Climate change poses significant challenges for tree species, which are slow to adapt and migrate. Insight into genetic and phenotypic variation under current landscape conditions can be used to gauge persistence potential to future conditions and determine conservation priorities, but landscape effects have been minimally tested in trees. Here, we use Pinus contorta, one of the most widely distributed conifers in North America, to evaluate the influence of landscape heterogeneity on genetic structure as well as the magnitude of local adaptation versus phenotypic plasticity in a widespread tree species.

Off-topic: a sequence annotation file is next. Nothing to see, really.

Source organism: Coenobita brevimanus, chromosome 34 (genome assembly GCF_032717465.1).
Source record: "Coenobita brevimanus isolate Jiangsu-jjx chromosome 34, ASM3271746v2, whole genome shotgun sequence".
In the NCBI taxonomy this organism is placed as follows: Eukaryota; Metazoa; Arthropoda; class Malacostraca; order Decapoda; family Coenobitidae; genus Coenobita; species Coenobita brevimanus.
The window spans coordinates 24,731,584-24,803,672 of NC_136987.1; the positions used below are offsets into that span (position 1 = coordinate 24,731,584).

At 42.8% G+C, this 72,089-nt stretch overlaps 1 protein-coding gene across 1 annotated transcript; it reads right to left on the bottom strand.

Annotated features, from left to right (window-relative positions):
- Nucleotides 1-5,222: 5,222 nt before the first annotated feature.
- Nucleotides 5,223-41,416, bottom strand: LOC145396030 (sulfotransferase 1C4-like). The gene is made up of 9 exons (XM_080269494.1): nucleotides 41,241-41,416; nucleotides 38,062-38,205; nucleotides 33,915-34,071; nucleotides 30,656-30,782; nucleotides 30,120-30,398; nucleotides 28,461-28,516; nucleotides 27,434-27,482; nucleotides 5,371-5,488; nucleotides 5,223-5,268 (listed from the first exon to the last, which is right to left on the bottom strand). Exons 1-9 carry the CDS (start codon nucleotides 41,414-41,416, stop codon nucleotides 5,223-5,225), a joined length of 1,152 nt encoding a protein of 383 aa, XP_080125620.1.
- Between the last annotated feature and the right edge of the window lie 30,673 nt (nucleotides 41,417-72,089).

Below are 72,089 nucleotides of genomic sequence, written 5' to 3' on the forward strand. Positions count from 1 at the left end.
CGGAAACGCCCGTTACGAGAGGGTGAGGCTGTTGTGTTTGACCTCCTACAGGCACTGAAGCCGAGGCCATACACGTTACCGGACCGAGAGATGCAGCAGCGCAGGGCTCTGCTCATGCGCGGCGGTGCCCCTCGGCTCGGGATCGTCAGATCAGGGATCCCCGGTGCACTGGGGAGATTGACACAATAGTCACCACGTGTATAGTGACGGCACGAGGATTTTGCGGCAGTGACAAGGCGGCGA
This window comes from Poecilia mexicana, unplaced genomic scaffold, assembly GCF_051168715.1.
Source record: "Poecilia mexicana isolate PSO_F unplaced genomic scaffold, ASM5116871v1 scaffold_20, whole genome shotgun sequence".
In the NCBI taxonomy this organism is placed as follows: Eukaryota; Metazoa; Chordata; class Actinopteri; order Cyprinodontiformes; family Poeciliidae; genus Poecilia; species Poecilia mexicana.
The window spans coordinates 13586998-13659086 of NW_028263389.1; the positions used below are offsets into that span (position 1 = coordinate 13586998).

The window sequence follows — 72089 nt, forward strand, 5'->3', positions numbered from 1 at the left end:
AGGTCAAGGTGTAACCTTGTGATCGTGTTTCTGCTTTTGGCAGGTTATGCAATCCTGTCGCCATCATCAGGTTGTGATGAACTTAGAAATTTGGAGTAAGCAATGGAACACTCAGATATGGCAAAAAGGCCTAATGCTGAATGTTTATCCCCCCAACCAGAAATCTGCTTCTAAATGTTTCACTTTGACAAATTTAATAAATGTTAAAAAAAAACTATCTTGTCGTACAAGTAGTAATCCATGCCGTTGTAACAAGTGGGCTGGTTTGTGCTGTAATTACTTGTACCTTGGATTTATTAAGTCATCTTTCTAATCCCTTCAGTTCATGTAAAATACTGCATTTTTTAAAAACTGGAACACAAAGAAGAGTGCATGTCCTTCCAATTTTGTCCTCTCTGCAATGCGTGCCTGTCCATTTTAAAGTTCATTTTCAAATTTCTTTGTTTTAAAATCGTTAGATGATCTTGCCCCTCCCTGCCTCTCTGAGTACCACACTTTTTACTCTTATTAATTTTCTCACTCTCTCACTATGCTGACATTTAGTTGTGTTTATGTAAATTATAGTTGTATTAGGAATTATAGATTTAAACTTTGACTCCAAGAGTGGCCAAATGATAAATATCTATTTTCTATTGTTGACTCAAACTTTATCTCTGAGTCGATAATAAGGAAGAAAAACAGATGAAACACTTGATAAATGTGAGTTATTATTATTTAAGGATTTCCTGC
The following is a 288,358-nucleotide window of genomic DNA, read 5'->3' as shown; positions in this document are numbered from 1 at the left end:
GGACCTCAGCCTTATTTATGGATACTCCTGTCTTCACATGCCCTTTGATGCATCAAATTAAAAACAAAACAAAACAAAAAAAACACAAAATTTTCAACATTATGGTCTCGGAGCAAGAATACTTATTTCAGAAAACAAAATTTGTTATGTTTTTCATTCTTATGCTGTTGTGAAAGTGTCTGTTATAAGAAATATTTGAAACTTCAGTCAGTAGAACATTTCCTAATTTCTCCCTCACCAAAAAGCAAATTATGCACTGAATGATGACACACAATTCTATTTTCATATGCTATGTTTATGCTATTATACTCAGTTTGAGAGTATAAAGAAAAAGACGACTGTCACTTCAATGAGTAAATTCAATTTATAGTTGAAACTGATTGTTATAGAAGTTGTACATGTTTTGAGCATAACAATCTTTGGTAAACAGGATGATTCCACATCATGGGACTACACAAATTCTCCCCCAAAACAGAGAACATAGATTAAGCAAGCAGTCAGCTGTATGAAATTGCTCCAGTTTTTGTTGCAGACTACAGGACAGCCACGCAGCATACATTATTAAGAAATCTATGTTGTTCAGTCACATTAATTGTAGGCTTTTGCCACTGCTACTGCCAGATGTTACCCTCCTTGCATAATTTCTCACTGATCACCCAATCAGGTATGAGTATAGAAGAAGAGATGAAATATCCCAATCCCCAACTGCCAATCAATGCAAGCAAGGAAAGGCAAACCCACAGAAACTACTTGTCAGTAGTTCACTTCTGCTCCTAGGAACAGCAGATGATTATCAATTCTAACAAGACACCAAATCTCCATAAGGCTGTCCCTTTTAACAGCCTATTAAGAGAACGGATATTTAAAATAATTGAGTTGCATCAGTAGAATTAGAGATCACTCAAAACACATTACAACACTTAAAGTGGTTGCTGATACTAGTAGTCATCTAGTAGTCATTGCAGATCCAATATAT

Our findings provide insight into the role of the landscape in shaping population genetic structure in a widespread tree species as well as the potential response of local populations to novel conditions, knowledge critical to understanding how widely distributed species may respond to climate change. Geographically based genetic structure and reduced survival under water‐limited conditions may make some populations of widespread tree species more vulnerable to local maladaptation and extirpation. However, genetically diverse and phenotypically plastic populations of widespread trees, such as many of the P. contorta populations sampled and tested here, likely possess high persistence potential.